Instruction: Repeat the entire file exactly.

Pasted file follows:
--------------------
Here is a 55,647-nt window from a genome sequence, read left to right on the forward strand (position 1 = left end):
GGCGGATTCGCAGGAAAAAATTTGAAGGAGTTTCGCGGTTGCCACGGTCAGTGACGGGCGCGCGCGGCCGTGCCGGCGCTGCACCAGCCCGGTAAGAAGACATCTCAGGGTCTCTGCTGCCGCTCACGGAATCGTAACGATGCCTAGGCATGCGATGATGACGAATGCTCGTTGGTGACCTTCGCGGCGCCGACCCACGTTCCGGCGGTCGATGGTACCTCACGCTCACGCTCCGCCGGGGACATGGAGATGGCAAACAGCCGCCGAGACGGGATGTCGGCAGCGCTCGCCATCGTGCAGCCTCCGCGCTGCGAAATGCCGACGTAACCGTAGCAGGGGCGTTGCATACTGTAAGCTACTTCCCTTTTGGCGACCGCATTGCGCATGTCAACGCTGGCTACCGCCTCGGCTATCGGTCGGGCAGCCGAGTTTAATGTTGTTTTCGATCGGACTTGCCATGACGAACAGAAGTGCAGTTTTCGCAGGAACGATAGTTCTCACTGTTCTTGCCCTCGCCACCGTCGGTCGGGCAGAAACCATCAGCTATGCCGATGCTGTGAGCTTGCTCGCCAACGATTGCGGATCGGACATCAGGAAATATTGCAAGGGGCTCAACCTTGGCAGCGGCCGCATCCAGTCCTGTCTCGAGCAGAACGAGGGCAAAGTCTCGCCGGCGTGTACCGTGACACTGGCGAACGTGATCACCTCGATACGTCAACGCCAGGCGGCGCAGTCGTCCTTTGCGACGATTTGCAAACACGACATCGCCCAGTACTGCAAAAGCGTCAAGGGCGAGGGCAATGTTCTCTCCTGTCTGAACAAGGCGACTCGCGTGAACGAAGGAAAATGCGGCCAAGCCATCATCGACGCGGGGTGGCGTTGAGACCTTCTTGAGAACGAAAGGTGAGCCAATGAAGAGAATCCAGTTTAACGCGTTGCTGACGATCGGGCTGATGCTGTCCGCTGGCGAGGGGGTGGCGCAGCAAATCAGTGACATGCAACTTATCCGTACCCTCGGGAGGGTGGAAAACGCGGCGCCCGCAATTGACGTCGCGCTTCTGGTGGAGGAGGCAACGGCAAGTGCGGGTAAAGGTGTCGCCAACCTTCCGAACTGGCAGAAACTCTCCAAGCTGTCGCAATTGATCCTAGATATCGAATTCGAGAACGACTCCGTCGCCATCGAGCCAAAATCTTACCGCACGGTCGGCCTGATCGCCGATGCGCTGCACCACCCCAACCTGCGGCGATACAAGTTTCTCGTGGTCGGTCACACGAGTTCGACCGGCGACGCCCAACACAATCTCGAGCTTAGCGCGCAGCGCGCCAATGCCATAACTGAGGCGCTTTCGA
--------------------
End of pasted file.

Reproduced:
Here is a 55,647-nt window from a genome sequence, read left to right on the forward strand (position 1 = left end):
GGCGGATTCGCAGGAAAAAATTTGAAGGAGTTTCGCGGTTGCCACGGTCAGTGACGGGCGCGCGCGGCCGTGCCGGCGCTGCACCAGCCCGGTAAGAAGACATCTCAGGGTCTCTGCTGCCGCTCACGGAATCGTAACGATGCCTAGGCATGCGATGATGACGAATGCTCGTTGGTGACCTTCGCGGCGCCGACCCACGTTCCGGCGGTCGATGGTACCTCACGCTCACGCTCCGCCGGGGACATGGAGATGGCAAACAGCCGCCGAGACGGGATGTCGGCAGCGCTCGCCATCGTGCAGCCTCCGCGCTGCGAAATGCCGACGTAACCGTAGCAGGGGCGTTGCATACTGTAAGCTACTTCCCTTTTGGCGACCGCATTGCGCATGTCAACGCTGGCTACCGCCTCGGCTATCGGTCGGGCAGCCGAGTTTAATGTTGTTTTCGATCGGACTTGCCATGACGAACAGAAGTGCAGTTTTCGCAGGAACGATAGTTCTCACTGTTCTTGCCCTCGCCACCGTCGGTCGGGCAGAAACCATCAGCTATGCCGATGCTGTGAGCTTGCTCGCCAACGATTGCGGATCGGACATCAGGAAATATTGCAAGGGGCTCAACCTTGGCAGCGGCCGCATCCAGTCCTGTCTCGAGCAGAACGAGGGCAAAGTCTCGCCGGCGTGTACCGTGACACTGGCGAACGTGATCACCTCGATACGTCAACGCCAGGCGGCGCAGTCGTCCTTTGCGACGATTTGCAAACACGACATCGCCCAGTACTGCAAAAGCGTCAAGGGCGAGGGCAATGTTCTCTCCTGTCTGAACAAGGCGACTCGCGTGAACGAAGGAAAATGCGGCCAAGCCATCATCGACGCGGGGTGGCGTTGAGACCTTCTTGAGAACGAAAGGTGAGCCAATGAAGAGAATCCAGTTTAACGCGTTGCTGACGATCGGGCTGATGCTGTCCGCTGGCGAGGGGGTGGCGCAGCAAATCAGTGACATGCAACTTATCCGTACCCTCGGGAGGGTGGAAAACGCGGCGCCCGCAATTGACGTCGCGCTTCTGGTGGAGGAGGCAACGGCAAGTGCGGGTAAAGGTGTCGCCAACCTTCCGAACTGGCAGAAACTCTCCAAGCTGTCGCAATTGATCCTAGATATCGAATTCGAGAACGACTCCGTCGCCATCGAGCCAAAATCTTACCGCACGGTCGGCCTGATCGCCGATGCGCTGCACCACCCCAACCTGCGGCGATACAAGTTTCTCGTGGTCGGTCACACGAGTTCGACCGGCGACGCCCAACACAATCTCGAGCTTAGCGCGCAGCGCGCCAATGCCATAACTGAGGCGCTTTCGA